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Lawsuit architect ousted in election

Pierre-Paul Routhier upset outgoing mayor Nathalie Simon in last weekend’s election in Chateauguay, news the MCK welcomed. (Courtesy  Sonia Lopez Moran)


Pierre-Paul Routhier is saying all the right things since he was elected as the new mayor of Chateauguay. He was officially sworn in on Sunday.

In his first interview (on K103.7 FM Kahnawake) on the subject of the relationship with neighbouring Kahnawake, Routhier said he hopes for a strong partnership between the communities.

“I know that there’s a problem between the two communities that was more active in the last eight years actually,” Routhier said. “But I’m looking forward to having a better relationship than the one that was there before.”

That is music to the ears of the Mohawk Council of Kahnawake (MCK).

“It’s no secret that Kahnawake and Chateauguay’s former mayor (Nathalie Simon) have not seen eye to eye, so I think change is good,” MCK political attaché Joe Delaronde said. “I think the council here is certainly pleased about this. We don’t know what the new mayor will be like but we certainly wish him the best and hopefully we will have a much better and smoother relationship.”

Grand chief Joe Norton appears optimistic.

“From the information and intelligence I have been receiving, he seems to be someone who is eager to work with Kahnawake,” Norton said. “That’s certainly a welcome change from what we have been involved with for a number of years now. And I look forward to, we’ll call it a challenge, to reconcile the differences that we’ve had over a number of years.”

Routhier is a businessman first. He ran a moving company in Chateauguay for years before going back to school at the age of 44 to earn a law degree in 2002.

With both communities looking to bring in more revenue for their respective populations, it could lead to cooperation after nearly a decade of open hostility.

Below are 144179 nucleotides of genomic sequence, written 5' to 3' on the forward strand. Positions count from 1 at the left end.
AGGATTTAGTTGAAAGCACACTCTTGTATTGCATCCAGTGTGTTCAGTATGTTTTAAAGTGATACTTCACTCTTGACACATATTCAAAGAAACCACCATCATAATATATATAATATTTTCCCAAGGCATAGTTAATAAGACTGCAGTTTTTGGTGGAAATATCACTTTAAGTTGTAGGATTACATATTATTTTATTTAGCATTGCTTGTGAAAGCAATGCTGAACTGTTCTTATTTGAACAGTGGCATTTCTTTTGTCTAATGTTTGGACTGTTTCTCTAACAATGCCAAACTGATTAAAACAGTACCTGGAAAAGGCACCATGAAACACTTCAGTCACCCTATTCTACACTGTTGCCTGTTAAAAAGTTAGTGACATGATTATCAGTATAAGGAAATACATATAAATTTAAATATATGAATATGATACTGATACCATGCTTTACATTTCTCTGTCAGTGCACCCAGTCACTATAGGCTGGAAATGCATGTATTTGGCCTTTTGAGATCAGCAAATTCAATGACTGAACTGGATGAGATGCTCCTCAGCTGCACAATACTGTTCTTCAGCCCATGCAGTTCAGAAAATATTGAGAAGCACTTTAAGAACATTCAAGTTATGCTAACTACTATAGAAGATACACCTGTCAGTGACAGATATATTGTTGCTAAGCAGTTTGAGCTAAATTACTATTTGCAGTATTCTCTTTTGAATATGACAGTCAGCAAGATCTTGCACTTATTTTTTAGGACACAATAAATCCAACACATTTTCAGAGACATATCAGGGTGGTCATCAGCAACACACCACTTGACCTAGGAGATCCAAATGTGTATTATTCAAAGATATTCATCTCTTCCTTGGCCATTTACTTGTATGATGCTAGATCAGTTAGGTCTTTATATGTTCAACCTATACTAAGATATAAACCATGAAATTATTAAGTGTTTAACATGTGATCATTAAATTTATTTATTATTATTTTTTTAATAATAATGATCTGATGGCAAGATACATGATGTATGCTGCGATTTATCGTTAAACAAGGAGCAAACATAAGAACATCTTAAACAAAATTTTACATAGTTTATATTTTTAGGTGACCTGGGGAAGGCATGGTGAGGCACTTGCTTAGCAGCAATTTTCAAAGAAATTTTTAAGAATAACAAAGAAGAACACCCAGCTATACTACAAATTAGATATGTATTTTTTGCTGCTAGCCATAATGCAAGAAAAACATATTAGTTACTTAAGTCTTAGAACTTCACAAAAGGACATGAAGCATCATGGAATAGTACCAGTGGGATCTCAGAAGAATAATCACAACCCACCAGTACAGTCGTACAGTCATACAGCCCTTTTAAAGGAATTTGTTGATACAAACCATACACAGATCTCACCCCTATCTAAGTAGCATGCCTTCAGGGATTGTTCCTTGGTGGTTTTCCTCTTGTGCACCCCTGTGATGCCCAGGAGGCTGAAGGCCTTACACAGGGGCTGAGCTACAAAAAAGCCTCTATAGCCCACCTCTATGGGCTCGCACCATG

The most significant case of hostility was when Simon led the surrounding municipalities in a court challenge of Quebec’s legal obligation to return over 500 acres of lands to Kahnawake that were expropriated for the construction of Highway 30.

It was a mistake according to mayor-elect Routhier.

“Regarding the case I can tell you one thing, I would never have spent a dime on any lawyers representing the city of Chateauguay trying to fight that,” Routhier said. “I don’t think that it was fair for Chateauguay and the other municipalities also to hire some lawyers to try to fight it. Actually, I do approve of the courts decision to throw out this fight and recognize that it was only a question of responsibility of the Quebec government and the Mohawk community.”

“That’s pleasant to hear because that opens the door, not only for the kind of reconciliation that we’re talking about in terms of being able to talk to each other, but if there’s opportunities to do some joint ventures together,” Norton said. “For me that’s very important in terms of having relationships with neighbours and for future investment.”

“We will do our best to develop our part of Highway 30 and the industrial park,” Routhier said. “Now if we can do something with the community, I would love to have that because it’s a hell of an advantage.”